The second international Siberian Aerospace Exhibition (SAKS-2002) opens tomorrow in Krasnoyarsk. The exhibition will run for three days. All day today aeroplanes not normally seen in Krasnoyarsk have been arriving at the city's airport. These include the AH-140 and AH-74-300 planes from the Kharkov Plane Factory, the AH-3 manufactured in Omsk for domestic airlines, together with its sister plane the Gzhel from the Nizhny Novgorod Plane Factory, and many others. Altogether around 30 planes intended for a variety of different purposes have arrived in Krasnoyarsk. All the planes will be featured in the exhibition.
The exhibition, which was first held in December 2001, has shown its high 'practical value'. This was revealed to Rosbalt's correspondent by Viktor Osipov, the head of the local branch of the inter-regional air traffic control department. He stressed that 'Siberia needs air and ground technology that is specifically designed for the kind of harsh climate found here.' Temperatures on the opening day of the exhibition will be 30 degrees below freezing. SAKS-2002 is being organised with the support of the Russian government, and Alexander Neradko, the First Deputy Transport Minister, will take part in the exhibition.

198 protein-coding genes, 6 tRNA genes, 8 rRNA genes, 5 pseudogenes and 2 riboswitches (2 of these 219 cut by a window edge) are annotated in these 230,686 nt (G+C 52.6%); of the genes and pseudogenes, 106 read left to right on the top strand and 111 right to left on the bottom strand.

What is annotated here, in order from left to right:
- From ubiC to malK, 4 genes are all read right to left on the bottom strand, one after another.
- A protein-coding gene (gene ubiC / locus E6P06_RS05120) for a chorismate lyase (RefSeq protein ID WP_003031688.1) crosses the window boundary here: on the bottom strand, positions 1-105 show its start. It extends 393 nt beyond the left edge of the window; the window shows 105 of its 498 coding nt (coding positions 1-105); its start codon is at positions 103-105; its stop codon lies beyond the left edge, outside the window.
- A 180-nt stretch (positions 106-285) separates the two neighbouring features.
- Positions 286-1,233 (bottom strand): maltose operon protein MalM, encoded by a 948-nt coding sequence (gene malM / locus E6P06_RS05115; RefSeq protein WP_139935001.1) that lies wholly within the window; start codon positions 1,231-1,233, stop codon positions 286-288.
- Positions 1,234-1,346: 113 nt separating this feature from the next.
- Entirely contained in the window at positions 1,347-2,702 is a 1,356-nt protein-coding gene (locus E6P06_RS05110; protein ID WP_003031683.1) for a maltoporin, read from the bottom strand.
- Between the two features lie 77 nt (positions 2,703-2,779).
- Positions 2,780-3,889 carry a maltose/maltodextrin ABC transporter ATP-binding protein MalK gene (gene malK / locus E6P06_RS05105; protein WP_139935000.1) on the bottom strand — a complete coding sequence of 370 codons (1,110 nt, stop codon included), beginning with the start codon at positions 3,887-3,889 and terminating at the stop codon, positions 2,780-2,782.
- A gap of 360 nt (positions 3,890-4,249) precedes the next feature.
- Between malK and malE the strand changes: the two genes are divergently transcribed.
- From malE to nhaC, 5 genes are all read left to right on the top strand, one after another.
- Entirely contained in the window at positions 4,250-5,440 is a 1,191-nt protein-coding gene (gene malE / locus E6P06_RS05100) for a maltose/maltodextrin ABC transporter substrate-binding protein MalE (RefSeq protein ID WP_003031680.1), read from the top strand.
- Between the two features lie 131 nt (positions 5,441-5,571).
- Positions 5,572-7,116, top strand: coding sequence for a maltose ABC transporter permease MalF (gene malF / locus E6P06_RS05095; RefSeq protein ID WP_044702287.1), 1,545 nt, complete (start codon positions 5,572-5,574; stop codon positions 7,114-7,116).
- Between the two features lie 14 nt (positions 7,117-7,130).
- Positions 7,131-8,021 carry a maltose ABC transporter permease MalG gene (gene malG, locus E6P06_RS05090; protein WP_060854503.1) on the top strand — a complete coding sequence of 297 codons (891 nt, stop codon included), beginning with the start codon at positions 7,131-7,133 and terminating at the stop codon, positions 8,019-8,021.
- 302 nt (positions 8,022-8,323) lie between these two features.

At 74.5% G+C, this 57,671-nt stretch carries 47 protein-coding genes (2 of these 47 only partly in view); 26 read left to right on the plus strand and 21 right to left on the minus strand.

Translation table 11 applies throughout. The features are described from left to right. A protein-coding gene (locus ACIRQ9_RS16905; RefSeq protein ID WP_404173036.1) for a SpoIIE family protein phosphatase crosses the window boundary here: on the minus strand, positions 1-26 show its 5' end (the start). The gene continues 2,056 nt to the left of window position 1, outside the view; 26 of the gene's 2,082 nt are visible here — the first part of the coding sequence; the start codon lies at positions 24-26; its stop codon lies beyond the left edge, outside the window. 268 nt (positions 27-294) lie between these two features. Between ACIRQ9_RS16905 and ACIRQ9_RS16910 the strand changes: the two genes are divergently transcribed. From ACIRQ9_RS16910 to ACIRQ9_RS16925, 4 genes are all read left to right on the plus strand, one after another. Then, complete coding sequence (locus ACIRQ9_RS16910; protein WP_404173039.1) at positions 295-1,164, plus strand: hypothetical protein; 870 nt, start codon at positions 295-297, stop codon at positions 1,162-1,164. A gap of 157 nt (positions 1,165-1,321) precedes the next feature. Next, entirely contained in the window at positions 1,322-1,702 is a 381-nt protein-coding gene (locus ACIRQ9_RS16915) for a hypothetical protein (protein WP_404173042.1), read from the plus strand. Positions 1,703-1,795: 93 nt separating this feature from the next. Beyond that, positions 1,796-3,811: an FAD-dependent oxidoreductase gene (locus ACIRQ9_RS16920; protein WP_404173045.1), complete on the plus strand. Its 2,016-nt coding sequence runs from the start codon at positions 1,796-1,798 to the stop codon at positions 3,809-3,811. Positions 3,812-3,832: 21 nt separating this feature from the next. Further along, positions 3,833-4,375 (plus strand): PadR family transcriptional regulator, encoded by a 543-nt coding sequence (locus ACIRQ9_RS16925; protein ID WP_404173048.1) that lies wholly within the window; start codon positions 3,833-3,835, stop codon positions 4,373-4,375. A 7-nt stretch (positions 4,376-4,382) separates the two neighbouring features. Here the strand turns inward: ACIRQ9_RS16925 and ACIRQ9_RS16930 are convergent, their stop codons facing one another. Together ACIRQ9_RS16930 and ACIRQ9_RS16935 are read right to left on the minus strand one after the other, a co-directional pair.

Tomorrow morning Neradko will be joined in Krasnoyarsk by Valery Voskboinikov, the deputy general director of the Russian Aerospace Agency, Craig Jones, the vice-president of Boeing, and representatives of domestic aircraft manufacturers and airlines. According to SAKS-2002's press centre, over 200 firms are taking part in this year's exhibition.
One of the women made a remark to the other because of loud music. The verbal conflict escalated into a fight